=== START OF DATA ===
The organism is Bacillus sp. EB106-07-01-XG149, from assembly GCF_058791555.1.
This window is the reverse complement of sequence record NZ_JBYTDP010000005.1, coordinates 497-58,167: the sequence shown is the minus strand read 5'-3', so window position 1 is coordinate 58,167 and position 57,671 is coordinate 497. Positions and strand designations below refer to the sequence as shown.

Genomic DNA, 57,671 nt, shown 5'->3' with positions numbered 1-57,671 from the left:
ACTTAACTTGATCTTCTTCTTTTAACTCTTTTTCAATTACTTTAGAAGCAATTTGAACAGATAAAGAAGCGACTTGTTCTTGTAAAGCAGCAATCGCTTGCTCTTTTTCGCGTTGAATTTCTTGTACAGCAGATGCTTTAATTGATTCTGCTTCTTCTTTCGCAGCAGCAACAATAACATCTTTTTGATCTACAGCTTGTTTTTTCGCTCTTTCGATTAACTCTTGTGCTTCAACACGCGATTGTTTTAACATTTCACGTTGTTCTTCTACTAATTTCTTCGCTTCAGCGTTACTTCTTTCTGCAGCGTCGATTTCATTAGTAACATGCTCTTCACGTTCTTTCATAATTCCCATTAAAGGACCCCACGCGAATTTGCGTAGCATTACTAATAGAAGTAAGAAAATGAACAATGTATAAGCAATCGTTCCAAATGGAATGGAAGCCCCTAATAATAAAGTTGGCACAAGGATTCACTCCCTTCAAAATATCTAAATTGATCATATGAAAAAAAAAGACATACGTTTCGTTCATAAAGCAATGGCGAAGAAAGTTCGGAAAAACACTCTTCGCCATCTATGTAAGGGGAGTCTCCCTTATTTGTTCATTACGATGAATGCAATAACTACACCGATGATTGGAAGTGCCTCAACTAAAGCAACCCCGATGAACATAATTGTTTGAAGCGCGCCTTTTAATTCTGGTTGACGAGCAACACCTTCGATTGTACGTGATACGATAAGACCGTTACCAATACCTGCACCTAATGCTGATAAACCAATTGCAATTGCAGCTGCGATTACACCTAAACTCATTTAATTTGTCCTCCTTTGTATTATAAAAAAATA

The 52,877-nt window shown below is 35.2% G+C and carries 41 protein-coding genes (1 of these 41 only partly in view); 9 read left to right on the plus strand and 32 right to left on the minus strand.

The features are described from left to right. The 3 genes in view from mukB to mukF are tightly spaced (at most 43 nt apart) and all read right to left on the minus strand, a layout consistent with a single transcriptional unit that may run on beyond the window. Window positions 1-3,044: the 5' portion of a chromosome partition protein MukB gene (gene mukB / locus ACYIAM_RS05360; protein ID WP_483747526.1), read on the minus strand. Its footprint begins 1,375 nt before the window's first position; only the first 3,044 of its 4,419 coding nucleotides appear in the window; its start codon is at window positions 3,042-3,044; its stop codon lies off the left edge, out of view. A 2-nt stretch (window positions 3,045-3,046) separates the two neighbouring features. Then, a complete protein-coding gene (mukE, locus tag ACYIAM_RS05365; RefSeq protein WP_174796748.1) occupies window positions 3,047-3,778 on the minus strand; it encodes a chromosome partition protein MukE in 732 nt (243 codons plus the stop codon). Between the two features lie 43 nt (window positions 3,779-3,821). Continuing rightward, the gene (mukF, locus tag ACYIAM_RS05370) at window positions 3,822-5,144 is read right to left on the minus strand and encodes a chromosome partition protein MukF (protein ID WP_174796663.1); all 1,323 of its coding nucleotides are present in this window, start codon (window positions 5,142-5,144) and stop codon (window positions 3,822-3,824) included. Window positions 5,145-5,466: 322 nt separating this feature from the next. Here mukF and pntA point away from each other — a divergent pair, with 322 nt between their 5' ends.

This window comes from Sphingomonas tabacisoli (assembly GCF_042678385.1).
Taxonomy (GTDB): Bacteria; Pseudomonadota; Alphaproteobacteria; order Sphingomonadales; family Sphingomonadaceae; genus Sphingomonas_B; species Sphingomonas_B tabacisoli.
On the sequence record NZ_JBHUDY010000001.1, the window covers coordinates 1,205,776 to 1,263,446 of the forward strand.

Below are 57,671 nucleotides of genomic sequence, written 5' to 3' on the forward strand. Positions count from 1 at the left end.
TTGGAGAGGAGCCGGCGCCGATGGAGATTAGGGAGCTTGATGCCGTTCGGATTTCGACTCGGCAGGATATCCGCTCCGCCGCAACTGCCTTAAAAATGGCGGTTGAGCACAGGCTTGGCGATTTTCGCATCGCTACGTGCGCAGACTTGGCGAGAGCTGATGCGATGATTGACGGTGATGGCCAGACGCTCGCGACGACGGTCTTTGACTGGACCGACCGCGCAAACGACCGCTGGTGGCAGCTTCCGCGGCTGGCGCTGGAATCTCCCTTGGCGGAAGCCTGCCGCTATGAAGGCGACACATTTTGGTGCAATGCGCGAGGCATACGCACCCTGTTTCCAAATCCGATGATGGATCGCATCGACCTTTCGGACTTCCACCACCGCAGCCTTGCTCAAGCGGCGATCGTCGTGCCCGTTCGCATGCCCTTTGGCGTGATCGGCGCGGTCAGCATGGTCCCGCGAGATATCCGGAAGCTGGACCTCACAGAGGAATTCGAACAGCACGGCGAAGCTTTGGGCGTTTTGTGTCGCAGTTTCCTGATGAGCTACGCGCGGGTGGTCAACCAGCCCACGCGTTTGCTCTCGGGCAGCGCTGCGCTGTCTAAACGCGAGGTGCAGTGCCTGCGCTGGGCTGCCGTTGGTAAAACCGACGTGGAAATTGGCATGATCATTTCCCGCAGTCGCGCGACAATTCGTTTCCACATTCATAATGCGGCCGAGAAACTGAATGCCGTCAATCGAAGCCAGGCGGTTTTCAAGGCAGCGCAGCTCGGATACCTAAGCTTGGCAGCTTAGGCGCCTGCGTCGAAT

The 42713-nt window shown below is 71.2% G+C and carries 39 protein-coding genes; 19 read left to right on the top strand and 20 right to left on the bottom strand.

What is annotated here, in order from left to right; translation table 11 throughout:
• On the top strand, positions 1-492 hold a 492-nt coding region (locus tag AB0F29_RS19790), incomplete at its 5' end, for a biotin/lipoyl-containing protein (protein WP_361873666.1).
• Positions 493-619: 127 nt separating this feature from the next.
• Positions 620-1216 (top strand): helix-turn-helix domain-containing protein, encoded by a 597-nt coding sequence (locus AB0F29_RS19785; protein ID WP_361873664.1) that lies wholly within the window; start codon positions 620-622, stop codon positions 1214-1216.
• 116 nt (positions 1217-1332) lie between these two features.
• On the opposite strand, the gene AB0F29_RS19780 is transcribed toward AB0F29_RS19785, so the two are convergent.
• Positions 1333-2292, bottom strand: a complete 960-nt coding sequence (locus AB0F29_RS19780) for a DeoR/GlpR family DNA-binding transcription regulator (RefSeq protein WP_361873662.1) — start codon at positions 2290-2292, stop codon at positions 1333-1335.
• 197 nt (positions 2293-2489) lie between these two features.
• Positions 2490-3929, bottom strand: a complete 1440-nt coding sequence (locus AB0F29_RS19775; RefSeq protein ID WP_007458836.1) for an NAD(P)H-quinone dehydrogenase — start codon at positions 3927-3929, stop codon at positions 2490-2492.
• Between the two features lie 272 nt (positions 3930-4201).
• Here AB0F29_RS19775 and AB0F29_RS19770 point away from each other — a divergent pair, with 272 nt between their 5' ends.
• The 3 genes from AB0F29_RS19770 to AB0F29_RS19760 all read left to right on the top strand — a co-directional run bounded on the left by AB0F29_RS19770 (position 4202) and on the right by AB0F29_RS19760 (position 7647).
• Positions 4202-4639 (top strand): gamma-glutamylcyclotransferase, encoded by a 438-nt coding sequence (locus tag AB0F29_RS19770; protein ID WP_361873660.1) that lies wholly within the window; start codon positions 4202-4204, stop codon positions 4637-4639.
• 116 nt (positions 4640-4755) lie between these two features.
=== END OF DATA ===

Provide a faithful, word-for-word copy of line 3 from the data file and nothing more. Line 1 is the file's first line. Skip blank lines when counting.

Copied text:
Genomic DNA, 57,671 nt, shown 5'->3' with positions numbered 1-57,671 from the left: